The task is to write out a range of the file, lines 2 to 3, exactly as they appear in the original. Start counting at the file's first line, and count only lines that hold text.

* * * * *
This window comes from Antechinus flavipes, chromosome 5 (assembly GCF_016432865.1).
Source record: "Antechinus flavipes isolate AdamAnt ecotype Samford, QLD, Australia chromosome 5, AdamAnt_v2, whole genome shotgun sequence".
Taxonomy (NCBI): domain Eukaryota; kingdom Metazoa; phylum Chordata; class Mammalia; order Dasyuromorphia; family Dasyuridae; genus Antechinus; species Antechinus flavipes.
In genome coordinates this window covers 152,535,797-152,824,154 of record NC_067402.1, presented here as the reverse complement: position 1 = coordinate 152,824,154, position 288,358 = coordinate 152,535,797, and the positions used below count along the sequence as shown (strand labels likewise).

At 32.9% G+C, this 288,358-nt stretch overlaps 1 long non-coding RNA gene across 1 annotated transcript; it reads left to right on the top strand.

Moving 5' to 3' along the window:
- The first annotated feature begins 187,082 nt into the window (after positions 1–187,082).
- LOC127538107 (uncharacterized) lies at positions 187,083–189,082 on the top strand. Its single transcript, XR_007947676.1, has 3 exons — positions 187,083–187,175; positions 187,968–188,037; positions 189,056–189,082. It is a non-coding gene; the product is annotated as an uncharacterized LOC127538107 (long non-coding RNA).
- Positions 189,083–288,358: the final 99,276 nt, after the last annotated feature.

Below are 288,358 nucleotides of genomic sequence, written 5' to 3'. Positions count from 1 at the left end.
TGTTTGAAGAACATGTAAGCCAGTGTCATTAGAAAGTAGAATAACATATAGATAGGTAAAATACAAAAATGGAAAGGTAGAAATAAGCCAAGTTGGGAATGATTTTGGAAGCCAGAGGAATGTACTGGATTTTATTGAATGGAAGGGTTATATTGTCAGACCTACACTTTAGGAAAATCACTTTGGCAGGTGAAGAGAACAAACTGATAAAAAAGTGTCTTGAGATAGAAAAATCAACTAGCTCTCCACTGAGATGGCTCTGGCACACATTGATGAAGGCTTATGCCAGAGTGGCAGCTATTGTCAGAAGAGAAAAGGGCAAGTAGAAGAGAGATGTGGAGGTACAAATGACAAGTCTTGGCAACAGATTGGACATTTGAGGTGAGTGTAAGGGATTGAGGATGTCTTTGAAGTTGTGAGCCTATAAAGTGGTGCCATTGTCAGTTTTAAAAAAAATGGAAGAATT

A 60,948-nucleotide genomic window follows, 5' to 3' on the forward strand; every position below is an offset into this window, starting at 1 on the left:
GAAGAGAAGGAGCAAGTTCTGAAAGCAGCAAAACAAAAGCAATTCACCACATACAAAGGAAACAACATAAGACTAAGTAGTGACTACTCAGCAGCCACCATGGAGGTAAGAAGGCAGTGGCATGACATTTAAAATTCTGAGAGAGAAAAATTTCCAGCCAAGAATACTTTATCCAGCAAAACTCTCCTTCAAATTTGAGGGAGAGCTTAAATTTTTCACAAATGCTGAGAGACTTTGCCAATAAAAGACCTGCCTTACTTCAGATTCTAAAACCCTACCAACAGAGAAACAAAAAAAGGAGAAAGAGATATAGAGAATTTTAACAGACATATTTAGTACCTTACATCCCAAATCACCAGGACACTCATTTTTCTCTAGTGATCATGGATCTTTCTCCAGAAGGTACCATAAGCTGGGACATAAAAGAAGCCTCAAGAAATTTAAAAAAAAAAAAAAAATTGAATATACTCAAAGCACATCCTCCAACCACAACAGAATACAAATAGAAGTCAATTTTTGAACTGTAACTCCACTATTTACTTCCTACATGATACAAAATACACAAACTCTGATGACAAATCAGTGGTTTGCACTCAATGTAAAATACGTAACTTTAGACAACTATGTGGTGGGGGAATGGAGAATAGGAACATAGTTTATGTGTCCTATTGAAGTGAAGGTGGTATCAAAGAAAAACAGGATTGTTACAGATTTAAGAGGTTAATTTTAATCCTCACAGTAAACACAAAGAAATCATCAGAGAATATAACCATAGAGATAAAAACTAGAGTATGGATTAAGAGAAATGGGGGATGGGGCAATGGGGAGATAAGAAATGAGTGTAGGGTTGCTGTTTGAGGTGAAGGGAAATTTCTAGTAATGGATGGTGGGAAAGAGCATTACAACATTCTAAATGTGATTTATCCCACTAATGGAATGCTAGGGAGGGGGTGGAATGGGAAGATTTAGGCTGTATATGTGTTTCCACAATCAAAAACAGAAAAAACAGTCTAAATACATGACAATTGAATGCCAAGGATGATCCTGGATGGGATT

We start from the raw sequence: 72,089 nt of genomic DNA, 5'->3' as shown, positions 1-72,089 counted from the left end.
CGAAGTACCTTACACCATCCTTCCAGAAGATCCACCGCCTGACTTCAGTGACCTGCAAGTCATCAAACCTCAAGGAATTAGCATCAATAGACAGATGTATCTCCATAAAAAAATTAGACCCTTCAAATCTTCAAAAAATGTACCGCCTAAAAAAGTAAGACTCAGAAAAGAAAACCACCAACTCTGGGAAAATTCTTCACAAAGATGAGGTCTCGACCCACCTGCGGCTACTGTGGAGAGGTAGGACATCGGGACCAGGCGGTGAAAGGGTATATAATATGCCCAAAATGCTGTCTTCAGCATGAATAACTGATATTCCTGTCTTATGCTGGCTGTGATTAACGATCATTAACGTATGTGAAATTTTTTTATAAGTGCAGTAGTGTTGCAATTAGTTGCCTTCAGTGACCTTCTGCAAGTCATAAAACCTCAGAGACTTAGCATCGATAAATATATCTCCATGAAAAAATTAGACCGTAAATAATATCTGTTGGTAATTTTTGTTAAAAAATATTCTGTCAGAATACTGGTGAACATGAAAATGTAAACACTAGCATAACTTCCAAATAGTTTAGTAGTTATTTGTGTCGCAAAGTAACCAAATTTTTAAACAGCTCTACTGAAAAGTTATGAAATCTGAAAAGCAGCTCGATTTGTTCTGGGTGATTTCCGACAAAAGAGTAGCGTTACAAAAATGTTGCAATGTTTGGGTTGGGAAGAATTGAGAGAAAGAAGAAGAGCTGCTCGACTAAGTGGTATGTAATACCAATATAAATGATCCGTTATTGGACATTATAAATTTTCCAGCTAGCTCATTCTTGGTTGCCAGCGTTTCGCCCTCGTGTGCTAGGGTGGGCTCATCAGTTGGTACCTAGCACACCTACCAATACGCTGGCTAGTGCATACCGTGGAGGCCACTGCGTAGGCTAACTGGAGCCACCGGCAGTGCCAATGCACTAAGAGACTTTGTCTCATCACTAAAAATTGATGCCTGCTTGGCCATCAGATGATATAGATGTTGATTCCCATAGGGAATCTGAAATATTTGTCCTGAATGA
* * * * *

Source record: "Antechinus flavipes isolate AdamAnt ecotype Samford, QLD, Australia chromosome 5, AdamAnt_v2, whole genome shotgun sequence".
Taxonomy (NCBI): domain Eukaryota; kingdom Metazoa; phylum Chordata; class Mammalia; order Dasyuromorphia; family Dasyuridae; genus Antechinus; species Antechinus flavipes.